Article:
Although it has been established as an important urban center for more than 1000 years, Wrocław remains somewhat off the beaten path. There are few direct flights, not even from most places in Europe. Yet its history connects it to at least five different countries. Celtic tribes settled there in the 4th century B.C.E. although Poland is its earliest recorded claimant (a diocese having been established in the then-named town of Wrotizlava in the year 1000 C.E.). It was ceded to Bohemia (from 1336 to 1526) and then Austria (until 1741). A land grab by Frederick the Great made it part of Prussia and then Germany where under the name of Breslau it became the third largest German city. It was one of the last Nazi strongholds to surrender, but has been part of Poland again since 1945, hence its current name: think “wrought suave”… well, sort of. The President of the City (which is what they call the mayor there) claims that the correct pronunciation is “wroughts love” although that might just be an attempt at clever tourist sloganism on his part.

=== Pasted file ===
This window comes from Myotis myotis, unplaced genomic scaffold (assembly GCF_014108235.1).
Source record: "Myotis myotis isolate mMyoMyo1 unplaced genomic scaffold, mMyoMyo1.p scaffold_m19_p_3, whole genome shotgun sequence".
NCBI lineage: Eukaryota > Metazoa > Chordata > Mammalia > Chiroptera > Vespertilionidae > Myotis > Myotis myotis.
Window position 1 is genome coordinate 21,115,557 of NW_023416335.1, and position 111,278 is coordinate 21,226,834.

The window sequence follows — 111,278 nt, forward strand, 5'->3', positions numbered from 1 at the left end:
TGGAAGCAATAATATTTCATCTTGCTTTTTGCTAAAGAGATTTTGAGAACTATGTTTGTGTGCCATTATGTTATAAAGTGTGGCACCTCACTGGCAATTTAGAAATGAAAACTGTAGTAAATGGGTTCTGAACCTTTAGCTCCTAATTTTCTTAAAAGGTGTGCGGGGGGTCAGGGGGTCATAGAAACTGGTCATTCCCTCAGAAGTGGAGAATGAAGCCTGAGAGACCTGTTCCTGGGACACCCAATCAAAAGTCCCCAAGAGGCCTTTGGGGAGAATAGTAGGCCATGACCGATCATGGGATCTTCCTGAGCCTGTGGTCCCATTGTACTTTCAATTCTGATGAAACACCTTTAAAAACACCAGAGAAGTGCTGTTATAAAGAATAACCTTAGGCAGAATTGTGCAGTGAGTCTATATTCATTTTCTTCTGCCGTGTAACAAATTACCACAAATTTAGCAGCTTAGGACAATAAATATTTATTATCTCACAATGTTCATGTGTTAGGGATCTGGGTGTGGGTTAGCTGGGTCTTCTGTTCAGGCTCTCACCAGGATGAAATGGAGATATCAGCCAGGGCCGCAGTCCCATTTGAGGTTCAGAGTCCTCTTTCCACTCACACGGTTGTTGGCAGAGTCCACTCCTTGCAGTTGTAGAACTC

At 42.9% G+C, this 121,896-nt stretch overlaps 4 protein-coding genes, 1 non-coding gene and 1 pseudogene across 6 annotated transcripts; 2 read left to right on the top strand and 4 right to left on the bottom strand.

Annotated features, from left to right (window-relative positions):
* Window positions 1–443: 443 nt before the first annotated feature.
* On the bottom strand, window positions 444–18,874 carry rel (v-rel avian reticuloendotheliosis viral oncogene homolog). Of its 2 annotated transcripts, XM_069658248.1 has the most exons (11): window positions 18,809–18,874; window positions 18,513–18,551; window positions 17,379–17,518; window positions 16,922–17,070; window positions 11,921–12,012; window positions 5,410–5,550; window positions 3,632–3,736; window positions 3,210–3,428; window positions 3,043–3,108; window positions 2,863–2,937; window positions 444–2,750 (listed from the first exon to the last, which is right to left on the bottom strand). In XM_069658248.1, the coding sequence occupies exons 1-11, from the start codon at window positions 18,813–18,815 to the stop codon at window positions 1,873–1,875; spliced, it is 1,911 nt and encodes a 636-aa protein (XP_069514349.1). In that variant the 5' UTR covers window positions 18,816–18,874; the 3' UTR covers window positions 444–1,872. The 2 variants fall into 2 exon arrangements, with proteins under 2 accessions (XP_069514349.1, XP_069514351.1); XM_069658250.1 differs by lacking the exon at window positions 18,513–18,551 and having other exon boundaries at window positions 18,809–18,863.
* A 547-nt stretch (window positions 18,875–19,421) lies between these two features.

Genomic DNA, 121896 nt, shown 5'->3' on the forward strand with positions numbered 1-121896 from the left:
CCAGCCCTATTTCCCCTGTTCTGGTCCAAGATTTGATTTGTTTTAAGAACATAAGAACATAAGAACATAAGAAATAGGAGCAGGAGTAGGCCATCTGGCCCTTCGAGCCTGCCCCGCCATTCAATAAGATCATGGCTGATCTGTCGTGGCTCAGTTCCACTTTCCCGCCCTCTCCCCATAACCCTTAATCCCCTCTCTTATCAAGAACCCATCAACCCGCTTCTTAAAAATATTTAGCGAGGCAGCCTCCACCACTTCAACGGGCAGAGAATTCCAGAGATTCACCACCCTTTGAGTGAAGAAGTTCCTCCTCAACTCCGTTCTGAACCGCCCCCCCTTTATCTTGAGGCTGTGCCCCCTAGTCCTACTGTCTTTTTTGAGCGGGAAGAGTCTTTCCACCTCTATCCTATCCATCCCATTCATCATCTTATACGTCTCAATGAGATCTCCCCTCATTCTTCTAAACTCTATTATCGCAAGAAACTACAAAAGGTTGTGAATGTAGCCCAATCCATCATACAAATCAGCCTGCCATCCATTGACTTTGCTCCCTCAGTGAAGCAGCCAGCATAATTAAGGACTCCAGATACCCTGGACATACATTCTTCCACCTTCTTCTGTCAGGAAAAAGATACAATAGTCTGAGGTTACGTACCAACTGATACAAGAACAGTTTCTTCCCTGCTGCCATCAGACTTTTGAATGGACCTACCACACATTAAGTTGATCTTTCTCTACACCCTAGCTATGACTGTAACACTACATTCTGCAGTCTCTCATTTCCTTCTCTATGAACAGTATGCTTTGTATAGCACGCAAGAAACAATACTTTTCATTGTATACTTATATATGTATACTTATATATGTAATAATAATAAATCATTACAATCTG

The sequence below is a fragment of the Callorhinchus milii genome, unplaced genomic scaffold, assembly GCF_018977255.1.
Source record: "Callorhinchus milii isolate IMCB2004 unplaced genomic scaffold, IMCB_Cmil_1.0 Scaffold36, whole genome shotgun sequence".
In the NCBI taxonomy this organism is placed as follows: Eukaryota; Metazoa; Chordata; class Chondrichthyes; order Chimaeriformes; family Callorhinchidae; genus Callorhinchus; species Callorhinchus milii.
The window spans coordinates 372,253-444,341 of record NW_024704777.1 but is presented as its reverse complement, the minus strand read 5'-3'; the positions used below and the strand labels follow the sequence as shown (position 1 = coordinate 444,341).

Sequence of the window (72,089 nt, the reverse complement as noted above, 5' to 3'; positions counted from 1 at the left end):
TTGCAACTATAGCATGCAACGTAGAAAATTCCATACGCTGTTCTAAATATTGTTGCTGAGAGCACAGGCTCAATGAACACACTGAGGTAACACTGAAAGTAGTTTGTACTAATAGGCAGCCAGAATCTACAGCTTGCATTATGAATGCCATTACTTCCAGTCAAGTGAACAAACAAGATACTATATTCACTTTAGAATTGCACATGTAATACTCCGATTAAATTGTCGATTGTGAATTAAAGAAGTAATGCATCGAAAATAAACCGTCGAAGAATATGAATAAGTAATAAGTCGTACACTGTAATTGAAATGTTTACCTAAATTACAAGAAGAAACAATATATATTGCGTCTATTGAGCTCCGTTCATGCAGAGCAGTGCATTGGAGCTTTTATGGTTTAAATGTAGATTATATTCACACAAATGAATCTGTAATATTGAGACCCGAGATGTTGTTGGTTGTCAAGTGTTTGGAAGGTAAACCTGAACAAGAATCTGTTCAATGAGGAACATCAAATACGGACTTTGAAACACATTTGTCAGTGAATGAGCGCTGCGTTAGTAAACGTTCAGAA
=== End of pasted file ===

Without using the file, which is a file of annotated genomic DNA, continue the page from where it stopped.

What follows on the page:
Given Wrocław’s history as a crossroads filled with conflict while nowadays being somewhat under the radar, it was a particular fitting host city for the 2014 World Music Days (WMD), the annual new music festival of the International Society for Contemporary Music (ISCM). ISCM is an organization with an almost equally complex history, albeit one that goes back only a mere 91 years. Although WMD is the oldest continuous contemporary music festival ….
As announced in earlier posts on this blog, my composition ‘Shakespeare And Hedgeshear‘ was staged on this festival in the Puppet Theatre, Theatr Lalek.
photo Kris Cwik